CFPB’s Decision Not to Bar Mandatory Arbitration Clauses Implicitly Recognizes Arbitration as Legitimate Alternative to Litigation
There has been much focus over the past years on mandatory arbitration clauses combined with class action waiver provisions that preclude parties from bringing claims on anything other than an individual basis. Earlier this month, in a move to protect consumers, The Consumer Financial Protection Bureau’s Arbitration Field Hearing announced the Bureau’s decision, following a study and report the CFPB published and issued to Congress earlier this year, to launch a rulemaking process to bar class action waivers in combination with consumer financial arbitration agreements,
Here’s what CFPB Director, Richard Cordray, had to say regarding the decision:
After carefully considering the findings of our landmark study, the Bureau has decided to launch a rulemaking process to protect consumers. The proposal under consideration would prohibit companies from blocking group lawsuits through the use of arbitration clauses in their contracts. This would apply generally to the consumer financial products and services that the Bureau oversees, including credit cards, checking and deposit accounts, certain auto loans, small-dollar or payday loans, private student loans, and some other products and services as well. …
So what does this rulemaking process mean?
To start, the rules wouldn’t ban arbitration clauses altogether. Rather, they would require clauses to state that they don’t apply to cases filed as potential class-action lawsuits unless a judge denies class certification or a court dismisses the claims. Furthermore, the proposals would mandate that companies using arbitration clauses divulge records to the CFPB showing the claims filed by consumers and the awards issued — which may be made available to the public in an effort to ensure fairness and transparency of the arbitration process on behalf of the consumer. Should the proposal be adopted by the CFPB, new rules would apply to financial products overseen by the CFPB, including those cited by CFPB director, Cordray.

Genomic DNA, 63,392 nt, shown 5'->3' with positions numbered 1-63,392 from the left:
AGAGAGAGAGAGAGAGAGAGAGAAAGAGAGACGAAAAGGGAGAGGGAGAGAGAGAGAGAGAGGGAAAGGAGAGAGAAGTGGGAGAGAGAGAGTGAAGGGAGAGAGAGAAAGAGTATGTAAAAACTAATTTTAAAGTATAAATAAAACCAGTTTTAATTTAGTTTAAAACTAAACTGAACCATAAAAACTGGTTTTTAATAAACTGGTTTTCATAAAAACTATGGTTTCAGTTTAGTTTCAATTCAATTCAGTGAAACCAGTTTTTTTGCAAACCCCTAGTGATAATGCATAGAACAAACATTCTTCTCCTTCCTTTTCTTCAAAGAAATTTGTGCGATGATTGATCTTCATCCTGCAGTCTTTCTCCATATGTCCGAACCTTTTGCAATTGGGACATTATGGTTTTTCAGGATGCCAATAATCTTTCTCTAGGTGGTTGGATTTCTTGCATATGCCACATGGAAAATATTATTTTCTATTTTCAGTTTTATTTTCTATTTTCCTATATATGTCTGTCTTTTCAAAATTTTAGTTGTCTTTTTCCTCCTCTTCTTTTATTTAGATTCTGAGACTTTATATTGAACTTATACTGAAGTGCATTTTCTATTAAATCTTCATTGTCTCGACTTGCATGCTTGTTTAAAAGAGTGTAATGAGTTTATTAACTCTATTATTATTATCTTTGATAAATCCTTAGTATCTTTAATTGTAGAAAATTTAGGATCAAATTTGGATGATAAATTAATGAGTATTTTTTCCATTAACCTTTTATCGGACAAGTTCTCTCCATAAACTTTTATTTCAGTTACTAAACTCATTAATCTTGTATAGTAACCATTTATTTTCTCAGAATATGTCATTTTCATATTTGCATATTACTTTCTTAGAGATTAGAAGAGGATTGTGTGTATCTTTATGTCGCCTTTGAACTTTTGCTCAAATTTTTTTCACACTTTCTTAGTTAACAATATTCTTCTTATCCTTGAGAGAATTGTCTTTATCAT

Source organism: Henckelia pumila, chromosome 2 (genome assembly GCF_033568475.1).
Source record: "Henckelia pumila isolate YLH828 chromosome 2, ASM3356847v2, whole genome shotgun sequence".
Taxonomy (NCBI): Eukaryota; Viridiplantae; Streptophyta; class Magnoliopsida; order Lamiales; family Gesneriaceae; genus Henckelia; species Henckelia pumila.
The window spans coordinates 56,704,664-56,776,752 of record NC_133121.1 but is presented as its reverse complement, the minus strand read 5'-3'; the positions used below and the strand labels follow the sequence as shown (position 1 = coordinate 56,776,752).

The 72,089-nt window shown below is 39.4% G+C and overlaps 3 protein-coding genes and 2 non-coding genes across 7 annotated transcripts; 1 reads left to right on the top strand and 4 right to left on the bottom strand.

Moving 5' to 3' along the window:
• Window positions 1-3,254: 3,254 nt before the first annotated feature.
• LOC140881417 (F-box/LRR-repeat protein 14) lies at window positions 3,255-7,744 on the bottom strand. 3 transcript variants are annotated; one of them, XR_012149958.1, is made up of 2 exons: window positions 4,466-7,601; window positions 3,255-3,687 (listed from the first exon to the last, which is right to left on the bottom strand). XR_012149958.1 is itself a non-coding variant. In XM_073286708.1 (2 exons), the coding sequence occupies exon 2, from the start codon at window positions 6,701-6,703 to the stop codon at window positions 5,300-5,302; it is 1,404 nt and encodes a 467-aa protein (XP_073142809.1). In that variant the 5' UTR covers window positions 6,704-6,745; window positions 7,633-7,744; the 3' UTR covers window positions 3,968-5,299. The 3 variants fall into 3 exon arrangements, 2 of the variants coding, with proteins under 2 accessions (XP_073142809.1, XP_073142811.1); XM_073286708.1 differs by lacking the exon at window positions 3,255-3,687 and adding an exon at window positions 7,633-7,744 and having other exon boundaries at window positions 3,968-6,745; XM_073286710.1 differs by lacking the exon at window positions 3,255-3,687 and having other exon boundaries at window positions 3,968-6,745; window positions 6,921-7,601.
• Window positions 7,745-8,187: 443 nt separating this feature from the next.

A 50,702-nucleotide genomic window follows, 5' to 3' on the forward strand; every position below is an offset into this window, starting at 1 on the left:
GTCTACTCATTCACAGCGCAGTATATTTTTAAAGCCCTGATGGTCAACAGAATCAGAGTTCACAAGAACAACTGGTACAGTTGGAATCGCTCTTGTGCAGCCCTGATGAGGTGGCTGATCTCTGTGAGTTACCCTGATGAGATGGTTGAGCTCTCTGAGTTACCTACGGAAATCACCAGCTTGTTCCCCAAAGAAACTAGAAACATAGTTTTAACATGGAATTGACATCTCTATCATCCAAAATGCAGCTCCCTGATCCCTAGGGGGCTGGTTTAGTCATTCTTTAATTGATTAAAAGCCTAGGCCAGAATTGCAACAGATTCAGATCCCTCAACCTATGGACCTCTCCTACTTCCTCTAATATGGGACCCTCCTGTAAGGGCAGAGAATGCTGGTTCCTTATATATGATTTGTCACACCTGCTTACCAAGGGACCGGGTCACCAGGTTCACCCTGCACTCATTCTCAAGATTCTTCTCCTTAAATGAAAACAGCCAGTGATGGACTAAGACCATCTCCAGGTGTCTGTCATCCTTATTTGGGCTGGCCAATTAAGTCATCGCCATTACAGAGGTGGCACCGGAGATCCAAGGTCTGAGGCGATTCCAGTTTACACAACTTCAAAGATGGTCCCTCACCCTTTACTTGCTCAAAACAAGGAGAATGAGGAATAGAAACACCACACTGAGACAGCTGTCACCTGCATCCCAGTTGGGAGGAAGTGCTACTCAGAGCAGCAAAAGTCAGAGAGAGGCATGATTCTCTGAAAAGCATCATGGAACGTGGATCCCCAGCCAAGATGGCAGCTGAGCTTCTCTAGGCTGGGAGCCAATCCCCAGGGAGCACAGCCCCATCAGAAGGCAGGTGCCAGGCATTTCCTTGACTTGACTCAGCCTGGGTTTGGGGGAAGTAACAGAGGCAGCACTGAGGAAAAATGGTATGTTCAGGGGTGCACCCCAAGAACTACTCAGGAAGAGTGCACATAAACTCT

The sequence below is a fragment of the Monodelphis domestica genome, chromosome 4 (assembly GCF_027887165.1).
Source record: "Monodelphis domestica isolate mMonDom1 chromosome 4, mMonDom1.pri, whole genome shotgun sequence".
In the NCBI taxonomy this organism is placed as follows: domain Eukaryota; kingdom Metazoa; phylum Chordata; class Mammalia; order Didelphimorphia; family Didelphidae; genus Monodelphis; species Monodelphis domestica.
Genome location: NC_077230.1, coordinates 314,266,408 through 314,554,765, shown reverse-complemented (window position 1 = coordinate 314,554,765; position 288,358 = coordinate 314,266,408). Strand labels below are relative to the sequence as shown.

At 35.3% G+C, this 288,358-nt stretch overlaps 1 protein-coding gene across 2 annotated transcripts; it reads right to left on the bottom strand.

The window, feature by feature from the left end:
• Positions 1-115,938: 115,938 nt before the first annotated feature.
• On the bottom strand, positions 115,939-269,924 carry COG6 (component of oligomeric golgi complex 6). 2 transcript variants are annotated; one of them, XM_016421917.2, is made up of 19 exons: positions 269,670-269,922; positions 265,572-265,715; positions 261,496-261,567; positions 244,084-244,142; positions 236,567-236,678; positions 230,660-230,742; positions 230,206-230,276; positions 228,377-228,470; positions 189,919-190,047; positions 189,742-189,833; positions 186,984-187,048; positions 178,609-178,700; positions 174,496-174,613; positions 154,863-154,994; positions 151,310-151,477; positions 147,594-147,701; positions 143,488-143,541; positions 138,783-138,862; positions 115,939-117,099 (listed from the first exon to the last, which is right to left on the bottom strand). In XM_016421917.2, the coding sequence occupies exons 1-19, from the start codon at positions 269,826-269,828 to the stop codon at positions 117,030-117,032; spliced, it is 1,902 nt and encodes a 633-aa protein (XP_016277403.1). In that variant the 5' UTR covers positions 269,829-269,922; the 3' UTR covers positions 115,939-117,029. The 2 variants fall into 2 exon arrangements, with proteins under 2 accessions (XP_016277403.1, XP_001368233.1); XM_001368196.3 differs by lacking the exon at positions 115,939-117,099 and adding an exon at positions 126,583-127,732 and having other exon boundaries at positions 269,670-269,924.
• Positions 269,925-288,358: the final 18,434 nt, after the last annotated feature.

Many consumer groups are hailing the CFPB’s efforts as a victory for consumers. Still, the CFPB’s move is expected to face stiff opposition from the likes of the U.S. Chamber of Commerce; the Minneapolis-based Association of Credit and Collection Professionals (ACA International), a membership group of credit and collection industry firms as well as asset buyers, attorneys, creditors and vendor affiliates; and other business groups which, according to a recent New York Times article, maintain that “arbitration offers a more efficient but equally fair means for consumers to resolve complaints. These private proceedings, held outside court, provide the same opportunity for relief without the staggering legal bills, the groups say.”
According to CPR’s SVP of Product Development and Public Policy, Beth Trent, “While it’s difficult to tell the precise impact of the CFPB’s proposed rule, the CFPB’s decision not to bar mandatory arbitration clauses is quite telling. It implicitly recognizes that arbitration is a legitimate alternative to litigation, which is supported by the CFPB’s own data which shows that arbitration is a speedier process than class action litigation, that claim rates in class actions are low, and that average recovery per class member is low.”
“People generally prefer speedy resolution of their claims, and it’s not clear that individuals would necessarily choose to bring a class action,” Ms. Trent added. “That said, lawyers most often initiate class actions with only one, or a few named class representatives, and the vast majority of individuals have no choice regarding whether they are included in a proposed class. In fact, they may be entirely unaware that they are included in a class action at all. Ultimately, the impact of the proposed rule will be shaped, at least in part, by the business response to that rule. Most notably, whether businesses offer arbitration programs that meet standards of due process and consumer needs in a cost-effective manner.”
The next CFPB step is convening meetings of a Small Business Regulatory Enforcement Fairness Act panel, which will review the impact of the proposed regulation on small businesses. The first such meeting is scheduled for Washington, D.C., Oct. 28, according to the CFPB Monitor, a blog published by the Philadelphia-based law firm Ballard Spahr.